Local Entrepreneur a Font of Talent and Ideas.
Several years ago a young man packed his dog, record player, and camping gear into a 1979 FJ40 Land Cruiser and set out from Connecticut with the intention of relocating in New Mexico. But something happened on the way to the land of enchantment. The next thing Robert Kirkman knew he was attempting to plant a field of tobacco for his father just outside of Frankfort, Kentucky.
“It was a complete disaster,” Kirkman says of the results, though he can laugh about it now. “I was sunburned by nine in the morning!” By the time summer was gone, so was the traveling money. His mom suggested he consider taking advantage of in-state tuition and enroll at UK, which he did. New Mexico’s loss was Frankfort’s gain.
Now sixteen years a Frankfort resident, Kirkman is one of the bright young entrepreneurs bringing ideas, energy, and talent to the downtown area.
You’ve probably seen Kirkman’s work even if you don’t realize it. For several years he worked refurbishing dry stone fences around the Frankfort area and later moved into barn restoration. He is skilled at working with a wide range of materials.
“It’s always been my dream to have a studio where I have the space to do anything. Where I can work in ceramics, do some metal, do some casting, welding, fabrication, woodworking.” Now he has it. It’s a treat just to peak in the window of his shop, Three Elements Design, located at 332 St. Clair St. downtown. http://www.threeelementsdesigns.com
One of the newest improvements in the downtown area is an example of Kirkman’s handiwork. You’ll find it at the corner of St. Clair and Main – the new location of Canoe Kentucky. In fact, the first time I met him was when he gave a friend and me an impromptu tour of the building during the renovation process.
He told me how choosing to make an improvement to the corner location came about. “From where my shop is I’d see tourists trying to look ahead and see what the next block was like. They’d make it about halfway down St. Clair and then they’d turn around. So I watched that from 2010 until 2013. That’s why I bought the building. Because I think Main Street is very important and one of those two buildings on the corner had to be the anchor.”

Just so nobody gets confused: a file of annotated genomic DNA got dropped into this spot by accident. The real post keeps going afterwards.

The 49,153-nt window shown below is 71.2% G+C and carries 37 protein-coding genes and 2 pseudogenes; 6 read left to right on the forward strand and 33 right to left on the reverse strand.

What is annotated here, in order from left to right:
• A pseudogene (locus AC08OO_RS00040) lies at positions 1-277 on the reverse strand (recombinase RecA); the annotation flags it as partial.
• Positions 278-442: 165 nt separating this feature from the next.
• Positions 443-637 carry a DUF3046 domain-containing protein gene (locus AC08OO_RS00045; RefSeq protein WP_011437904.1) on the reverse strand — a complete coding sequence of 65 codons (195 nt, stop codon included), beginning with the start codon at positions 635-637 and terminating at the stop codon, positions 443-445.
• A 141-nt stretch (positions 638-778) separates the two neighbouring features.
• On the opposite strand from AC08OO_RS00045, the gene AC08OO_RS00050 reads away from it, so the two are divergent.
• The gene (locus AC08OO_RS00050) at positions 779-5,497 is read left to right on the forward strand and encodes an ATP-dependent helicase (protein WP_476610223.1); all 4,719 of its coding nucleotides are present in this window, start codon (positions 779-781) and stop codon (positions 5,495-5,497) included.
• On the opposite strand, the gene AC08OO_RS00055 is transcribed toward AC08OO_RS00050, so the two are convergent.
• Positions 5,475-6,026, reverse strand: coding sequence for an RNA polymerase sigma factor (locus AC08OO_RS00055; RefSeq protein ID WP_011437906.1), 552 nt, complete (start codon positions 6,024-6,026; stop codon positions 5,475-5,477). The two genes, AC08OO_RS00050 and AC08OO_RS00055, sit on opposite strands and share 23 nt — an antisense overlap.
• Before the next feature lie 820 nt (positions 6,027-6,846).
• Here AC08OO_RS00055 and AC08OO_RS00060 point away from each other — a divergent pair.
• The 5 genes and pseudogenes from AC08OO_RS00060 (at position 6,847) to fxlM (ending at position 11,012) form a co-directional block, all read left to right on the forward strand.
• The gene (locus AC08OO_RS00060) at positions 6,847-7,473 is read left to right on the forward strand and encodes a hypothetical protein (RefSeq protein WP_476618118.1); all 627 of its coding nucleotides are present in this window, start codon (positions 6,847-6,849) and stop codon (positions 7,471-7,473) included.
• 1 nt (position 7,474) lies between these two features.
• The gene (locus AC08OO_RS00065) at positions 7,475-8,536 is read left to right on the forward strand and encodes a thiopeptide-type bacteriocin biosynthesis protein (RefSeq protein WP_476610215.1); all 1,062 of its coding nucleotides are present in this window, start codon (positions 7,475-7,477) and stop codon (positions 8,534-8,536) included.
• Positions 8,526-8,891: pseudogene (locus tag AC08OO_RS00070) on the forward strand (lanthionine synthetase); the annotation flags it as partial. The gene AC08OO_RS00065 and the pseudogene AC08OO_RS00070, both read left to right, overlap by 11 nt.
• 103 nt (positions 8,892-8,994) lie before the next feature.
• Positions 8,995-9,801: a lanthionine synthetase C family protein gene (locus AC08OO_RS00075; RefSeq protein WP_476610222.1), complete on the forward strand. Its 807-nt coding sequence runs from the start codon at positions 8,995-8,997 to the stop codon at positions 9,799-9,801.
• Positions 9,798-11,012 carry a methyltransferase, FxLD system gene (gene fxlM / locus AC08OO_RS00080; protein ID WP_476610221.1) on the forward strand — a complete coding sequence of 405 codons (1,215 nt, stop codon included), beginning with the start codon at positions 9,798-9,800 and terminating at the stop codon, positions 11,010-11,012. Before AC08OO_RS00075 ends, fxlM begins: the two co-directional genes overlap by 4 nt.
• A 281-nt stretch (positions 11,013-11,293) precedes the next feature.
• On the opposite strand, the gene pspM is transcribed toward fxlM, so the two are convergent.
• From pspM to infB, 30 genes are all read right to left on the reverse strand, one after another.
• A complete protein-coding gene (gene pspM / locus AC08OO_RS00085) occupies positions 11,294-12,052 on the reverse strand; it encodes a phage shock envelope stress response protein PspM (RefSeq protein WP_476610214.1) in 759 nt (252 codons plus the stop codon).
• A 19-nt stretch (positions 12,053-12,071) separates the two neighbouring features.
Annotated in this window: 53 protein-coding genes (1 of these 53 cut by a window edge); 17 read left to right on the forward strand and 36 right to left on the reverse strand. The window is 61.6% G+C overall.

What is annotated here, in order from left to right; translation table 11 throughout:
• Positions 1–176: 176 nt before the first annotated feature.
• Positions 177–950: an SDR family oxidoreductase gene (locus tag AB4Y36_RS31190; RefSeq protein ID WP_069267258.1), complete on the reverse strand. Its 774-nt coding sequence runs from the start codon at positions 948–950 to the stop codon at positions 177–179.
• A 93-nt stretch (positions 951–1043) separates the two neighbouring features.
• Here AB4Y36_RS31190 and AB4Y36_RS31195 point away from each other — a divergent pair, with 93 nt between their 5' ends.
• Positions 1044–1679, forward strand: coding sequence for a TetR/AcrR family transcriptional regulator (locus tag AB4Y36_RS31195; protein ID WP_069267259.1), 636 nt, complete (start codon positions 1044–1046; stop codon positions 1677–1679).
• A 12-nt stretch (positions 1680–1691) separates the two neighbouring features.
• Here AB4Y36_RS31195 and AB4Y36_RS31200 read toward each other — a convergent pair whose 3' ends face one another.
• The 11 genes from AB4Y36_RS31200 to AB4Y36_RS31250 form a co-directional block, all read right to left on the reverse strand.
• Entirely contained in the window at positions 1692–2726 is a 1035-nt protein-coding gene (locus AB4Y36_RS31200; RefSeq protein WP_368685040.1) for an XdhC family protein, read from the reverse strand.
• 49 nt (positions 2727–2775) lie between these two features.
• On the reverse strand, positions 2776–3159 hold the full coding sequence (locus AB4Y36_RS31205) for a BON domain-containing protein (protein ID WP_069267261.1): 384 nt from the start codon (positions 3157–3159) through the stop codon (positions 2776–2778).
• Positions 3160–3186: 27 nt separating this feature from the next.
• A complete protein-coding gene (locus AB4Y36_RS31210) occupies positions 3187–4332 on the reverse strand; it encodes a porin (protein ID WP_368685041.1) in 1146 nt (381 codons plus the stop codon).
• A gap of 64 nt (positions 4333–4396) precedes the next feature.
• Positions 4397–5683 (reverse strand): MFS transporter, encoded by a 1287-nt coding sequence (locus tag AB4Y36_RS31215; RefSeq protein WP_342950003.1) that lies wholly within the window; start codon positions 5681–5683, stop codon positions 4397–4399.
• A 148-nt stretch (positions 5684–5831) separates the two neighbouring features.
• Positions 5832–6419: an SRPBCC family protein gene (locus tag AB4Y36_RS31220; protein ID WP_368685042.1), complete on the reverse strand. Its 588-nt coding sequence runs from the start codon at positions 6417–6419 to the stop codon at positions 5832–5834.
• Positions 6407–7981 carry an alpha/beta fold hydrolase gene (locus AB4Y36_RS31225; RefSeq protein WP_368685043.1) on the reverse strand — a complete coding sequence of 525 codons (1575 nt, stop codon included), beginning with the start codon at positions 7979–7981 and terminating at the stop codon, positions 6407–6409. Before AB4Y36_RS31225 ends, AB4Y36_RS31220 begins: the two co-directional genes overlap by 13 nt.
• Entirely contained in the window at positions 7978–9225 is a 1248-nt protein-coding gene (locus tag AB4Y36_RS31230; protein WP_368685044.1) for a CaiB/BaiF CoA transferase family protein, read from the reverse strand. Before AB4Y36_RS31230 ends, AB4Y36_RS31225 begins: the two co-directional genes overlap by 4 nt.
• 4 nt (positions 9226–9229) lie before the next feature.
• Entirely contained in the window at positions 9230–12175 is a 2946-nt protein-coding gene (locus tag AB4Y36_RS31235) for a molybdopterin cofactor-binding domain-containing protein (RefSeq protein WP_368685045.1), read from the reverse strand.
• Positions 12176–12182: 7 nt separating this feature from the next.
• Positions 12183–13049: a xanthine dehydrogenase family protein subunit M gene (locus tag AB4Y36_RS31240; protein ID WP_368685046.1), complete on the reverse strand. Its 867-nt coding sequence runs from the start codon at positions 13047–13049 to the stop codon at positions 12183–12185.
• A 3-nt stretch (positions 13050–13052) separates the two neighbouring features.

Kirkman is encouraged to see others making improvements as well. He feels a new energy happening downtown. “I love the grassroots community rebuilding of Frankfort. I’m seeing a bunch of small players and that’s great. There’s a momentum shift that’s happened. There is hope!”
Kirkman owns other properties on Main and has great ideas for the kinds of businesses that would work for the community and bring visitors to town. He acknowledges he is equal parts “stubborn and optimistic.” But that’s because he believes in what downtown can become.
“There is so much potential. I want to see it become more interesting for the people who live here and for the people who visit here.”
Spending a few minutes with the imaginative, hard-working Kirkman will make you wish you had the resources to help him make some of his great ideas for the downtown area become a reality.
Kirkman credits his mom and dad for instilling the work ethic he has today. “Both of them are monster workers.” And he credits Joe Dunn, the Crumbaughs, and the Grays with having gotten the ball rolling downtown, adding, “Joe Dunn is a pretty cool mentor.”
If you’re interested in investing in the future of Frankfort and seeing the downtown area become a more vibrant and attractive location for businesses and living space, a conversation with Robert Kirkman might be a good place to start.
I guarantee he’ll get you thinking, “What if?...”